- Year opened: 1980
- Site size in acres: 60
- Plant size in square feet: 1,525,320
Pontypridd MP Owen Smith said: "If it is true that Ford have plans to cut over 1,100 jobs at its Bridgend plant then this is desperate news for workers and would be a devastating blow to the South Wales economy.
"The Welsh Labour Government and Trade Union colleagues, especially Unite, will no doubt be doing all they can to understand the situation and to protect jobs.
"The Tory Government in Westminster also has to step up and protect these jobs that are so vital for our local economy.
"We know that they have offered incentives and guarantees to Nissan to stay in the North East, we now need to see the same intervention in South Wales."
Here is the latest statement from Ford: "We announced in September last year that Ford would invest an initial £100m of an approved investment to build a family of all-new, technologically-advanced petrol engines at Bridgend from late 2018.
"In line with this announcement, we have shared the five-year outlook with our Union partners, based on what we know today.
"This shows healthy volumes to occupy the current workforce over the next 2-3 years.
"Beyond that, identified workload is reduced and whilst such a forecast is not unusual, given the cyclical nature of our business, it is a concern, and we fully understand that.
"Ford has therefore proposed a joint-working party with its union partners, UNITE and GMB, to identify future business opportunities.
"It goes without saying, that in order to attract new business, the Bridgend operation would need to ensure its competitiveness, and addressing some of the current concerns relating to the plant's efficiency would be high on the agenda."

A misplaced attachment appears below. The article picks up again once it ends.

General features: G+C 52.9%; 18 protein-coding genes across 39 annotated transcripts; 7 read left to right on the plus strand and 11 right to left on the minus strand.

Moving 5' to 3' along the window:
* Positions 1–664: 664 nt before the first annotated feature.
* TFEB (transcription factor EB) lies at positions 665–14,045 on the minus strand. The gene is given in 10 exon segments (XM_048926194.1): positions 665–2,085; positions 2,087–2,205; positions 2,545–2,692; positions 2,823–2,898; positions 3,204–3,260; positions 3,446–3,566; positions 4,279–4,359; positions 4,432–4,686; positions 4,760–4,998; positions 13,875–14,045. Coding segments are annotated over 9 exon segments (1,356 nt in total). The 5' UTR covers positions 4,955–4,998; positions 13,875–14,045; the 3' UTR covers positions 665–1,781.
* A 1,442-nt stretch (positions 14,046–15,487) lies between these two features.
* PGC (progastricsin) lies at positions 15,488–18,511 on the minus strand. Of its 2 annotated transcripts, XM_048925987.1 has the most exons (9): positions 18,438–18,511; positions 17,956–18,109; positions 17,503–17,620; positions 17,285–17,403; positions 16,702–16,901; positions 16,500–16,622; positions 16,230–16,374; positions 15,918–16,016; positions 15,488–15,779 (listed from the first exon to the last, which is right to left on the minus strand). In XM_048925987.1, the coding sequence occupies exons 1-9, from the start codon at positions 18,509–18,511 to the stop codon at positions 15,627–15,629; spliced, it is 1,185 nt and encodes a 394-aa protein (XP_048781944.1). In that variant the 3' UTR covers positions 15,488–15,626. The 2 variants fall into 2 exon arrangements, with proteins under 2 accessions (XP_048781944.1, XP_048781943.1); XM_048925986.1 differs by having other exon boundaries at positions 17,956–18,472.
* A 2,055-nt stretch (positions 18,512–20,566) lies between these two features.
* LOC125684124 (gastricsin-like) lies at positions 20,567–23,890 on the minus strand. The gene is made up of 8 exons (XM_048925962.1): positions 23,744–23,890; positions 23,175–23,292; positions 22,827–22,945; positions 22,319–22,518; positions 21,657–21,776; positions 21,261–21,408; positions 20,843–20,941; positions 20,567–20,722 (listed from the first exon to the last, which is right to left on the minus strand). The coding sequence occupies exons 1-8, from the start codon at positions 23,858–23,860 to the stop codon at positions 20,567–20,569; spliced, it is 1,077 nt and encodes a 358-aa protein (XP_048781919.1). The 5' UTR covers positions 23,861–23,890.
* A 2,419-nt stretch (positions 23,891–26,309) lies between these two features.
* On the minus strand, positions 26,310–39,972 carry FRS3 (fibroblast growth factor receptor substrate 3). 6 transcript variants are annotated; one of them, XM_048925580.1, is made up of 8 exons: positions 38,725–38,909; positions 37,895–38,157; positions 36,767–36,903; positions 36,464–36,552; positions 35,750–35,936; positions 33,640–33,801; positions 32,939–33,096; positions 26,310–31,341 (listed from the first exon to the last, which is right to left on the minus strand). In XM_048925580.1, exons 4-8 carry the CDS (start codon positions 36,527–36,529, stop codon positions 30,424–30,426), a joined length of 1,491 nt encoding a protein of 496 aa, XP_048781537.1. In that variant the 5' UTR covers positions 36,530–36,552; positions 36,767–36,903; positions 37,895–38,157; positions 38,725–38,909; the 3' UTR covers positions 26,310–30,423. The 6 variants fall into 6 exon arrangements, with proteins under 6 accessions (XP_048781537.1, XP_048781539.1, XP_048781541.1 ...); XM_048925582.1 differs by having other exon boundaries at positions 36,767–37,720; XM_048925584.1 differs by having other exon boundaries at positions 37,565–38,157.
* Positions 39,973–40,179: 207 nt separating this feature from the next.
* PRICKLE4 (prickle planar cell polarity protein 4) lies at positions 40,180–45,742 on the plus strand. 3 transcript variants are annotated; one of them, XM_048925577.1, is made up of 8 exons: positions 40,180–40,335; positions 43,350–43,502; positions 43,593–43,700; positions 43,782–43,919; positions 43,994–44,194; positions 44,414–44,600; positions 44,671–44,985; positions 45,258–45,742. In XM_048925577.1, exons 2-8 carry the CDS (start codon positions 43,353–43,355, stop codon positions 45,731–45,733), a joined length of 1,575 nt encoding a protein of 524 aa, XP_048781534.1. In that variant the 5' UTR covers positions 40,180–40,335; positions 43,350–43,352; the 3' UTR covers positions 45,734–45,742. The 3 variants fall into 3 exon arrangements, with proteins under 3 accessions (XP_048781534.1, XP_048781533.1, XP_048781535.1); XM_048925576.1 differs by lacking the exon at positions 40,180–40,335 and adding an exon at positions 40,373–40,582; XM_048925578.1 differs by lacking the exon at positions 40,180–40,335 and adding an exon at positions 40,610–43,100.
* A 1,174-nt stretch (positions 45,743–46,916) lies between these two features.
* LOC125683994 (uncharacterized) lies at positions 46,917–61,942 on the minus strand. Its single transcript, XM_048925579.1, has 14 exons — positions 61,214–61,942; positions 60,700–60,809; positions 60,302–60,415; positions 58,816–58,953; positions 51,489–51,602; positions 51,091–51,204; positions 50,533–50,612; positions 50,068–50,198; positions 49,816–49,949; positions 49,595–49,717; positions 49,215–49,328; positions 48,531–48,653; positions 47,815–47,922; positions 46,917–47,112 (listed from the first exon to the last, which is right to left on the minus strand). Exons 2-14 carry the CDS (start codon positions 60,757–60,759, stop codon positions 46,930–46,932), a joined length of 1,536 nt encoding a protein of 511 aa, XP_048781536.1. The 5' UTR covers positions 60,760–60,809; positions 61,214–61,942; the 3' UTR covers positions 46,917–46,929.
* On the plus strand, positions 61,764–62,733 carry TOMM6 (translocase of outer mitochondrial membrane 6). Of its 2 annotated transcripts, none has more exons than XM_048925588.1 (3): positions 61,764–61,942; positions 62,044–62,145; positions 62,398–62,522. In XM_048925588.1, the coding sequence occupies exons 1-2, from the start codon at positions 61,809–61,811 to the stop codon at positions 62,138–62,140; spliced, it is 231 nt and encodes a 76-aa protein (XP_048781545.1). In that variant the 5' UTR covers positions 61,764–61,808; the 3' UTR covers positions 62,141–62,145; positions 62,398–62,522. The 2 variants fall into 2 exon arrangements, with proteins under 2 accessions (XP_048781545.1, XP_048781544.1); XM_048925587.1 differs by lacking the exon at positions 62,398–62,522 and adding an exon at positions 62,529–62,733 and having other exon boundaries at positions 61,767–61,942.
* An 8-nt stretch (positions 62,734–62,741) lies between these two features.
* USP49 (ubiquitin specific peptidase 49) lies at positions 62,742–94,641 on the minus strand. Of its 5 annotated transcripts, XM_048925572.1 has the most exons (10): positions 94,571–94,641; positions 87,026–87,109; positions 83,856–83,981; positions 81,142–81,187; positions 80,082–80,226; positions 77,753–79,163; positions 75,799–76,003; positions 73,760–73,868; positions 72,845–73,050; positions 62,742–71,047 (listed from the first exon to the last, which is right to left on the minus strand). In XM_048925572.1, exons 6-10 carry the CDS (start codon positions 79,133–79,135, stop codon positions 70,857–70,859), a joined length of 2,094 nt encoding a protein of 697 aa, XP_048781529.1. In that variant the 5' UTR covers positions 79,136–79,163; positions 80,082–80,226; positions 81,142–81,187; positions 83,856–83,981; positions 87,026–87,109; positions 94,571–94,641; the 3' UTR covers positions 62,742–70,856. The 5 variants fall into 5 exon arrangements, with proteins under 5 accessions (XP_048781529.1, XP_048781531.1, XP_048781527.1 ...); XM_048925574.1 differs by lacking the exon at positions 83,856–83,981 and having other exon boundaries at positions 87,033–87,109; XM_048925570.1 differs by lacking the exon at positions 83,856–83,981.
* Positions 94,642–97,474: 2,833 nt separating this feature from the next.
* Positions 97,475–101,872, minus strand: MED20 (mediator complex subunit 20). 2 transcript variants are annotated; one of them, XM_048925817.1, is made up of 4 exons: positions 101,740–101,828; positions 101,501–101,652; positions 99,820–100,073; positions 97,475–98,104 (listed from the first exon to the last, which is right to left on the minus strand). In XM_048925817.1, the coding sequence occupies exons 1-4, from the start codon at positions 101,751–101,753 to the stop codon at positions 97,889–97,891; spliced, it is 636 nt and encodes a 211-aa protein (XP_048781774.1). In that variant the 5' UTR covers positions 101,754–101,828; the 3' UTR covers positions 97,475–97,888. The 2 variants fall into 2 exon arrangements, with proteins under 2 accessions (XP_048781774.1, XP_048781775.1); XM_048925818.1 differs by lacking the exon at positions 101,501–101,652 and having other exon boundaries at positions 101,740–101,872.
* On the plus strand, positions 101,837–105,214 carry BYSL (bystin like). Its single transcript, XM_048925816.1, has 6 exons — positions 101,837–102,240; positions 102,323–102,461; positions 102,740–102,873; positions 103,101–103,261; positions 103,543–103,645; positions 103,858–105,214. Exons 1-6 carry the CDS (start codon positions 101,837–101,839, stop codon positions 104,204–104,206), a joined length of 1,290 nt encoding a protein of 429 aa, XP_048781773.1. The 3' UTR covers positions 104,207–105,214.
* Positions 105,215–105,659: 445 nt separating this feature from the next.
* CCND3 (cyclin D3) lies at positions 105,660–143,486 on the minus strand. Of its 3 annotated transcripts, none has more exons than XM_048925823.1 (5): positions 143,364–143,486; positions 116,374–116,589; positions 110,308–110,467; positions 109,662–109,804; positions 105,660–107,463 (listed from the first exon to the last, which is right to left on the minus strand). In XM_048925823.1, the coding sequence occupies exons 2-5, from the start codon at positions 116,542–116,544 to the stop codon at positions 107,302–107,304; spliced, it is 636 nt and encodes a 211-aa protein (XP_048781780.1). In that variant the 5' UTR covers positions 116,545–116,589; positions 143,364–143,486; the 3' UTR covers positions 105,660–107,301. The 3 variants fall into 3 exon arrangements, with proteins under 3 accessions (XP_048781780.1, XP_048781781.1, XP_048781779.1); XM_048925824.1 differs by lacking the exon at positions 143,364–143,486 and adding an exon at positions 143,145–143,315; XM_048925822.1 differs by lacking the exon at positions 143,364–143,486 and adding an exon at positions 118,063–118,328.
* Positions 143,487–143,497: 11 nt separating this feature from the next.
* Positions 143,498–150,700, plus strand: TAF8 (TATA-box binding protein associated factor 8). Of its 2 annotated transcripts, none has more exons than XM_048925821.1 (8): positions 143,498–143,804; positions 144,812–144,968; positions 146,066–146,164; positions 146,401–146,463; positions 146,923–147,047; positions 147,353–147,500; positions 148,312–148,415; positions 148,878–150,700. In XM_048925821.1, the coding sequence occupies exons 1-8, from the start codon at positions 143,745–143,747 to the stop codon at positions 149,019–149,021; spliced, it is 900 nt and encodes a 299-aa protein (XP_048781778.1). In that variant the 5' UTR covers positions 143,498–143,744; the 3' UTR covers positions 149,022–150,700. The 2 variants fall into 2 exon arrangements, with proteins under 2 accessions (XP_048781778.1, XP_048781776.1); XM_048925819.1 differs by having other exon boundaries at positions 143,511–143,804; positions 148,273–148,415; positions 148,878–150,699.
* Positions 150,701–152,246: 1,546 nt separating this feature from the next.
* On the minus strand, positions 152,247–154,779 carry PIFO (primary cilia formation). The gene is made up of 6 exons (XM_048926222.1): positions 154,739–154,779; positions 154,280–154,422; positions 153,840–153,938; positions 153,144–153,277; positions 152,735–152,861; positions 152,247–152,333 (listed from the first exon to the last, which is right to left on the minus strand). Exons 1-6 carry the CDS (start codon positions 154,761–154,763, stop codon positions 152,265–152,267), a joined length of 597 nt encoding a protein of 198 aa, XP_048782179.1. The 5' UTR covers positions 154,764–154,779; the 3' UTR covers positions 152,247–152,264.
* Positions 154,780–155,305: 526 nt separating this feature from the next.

- In September, Ford announced cut backs on its planned investment in the new Dragon engine but it said its 1,850 workers would not be affected
- Ford has said it would not comment on leaked documents about job cuts but it is preparing a revised statement
- The car maker currently manufactures 655,000 engines in Bridgend but the contracts for these are coming to an end and there's only guaranteed work for 125,000 in the future
- The leaked document, seen by BBC Wales, says the plant is underperforming in comparison to similar sites including Ford Dagenham
- Full story: 1,160 Bridgend Ford jobs projected
BBC Wales economics correspondent Sarah Dickins said: "The decline on the horizon for the Bridgend engine plant is the latest phase of a shift in gear that has been going on since the early 1990s.
"The change in emphasis goes back to 2008 and the 'one Ford Plan' - the decision at Ford HQ in Dearborn in the States to 'go global'.
"This meant operating as a global company and no longer have Ford UK and Ford Europe making different designs of cars compared with the USA and rest of the world."
Plaid Cymru's economy spokesman Adam Price AM this morning called on the first minister to travel to Detroit and speak directly with Ford chief executive Mark Field.
He urged Carwyn Jones to get assurances regarding the future of the Bridgend site.
He told Radio Cymru's Post Cyntaf programme : "We've got to get confirmation one way or another with the company, and I'd call on the first minister to go to Detroit."
Earlier, First Minister Carwyn Jones said he was "seeking urgent assurances" from Ford about its future plans for Bridgend.
Ford is projecting a reduction of 1,160 workers by 2021 at its Bridgend plant, according to a leaked document written by the company and seen by BBC Wales.
It is based on the assumption that it is unable to bring any new work to the site.
The document says that the plant is underperforming in comparison to similar sites including Ford Dagenham.
More to follow.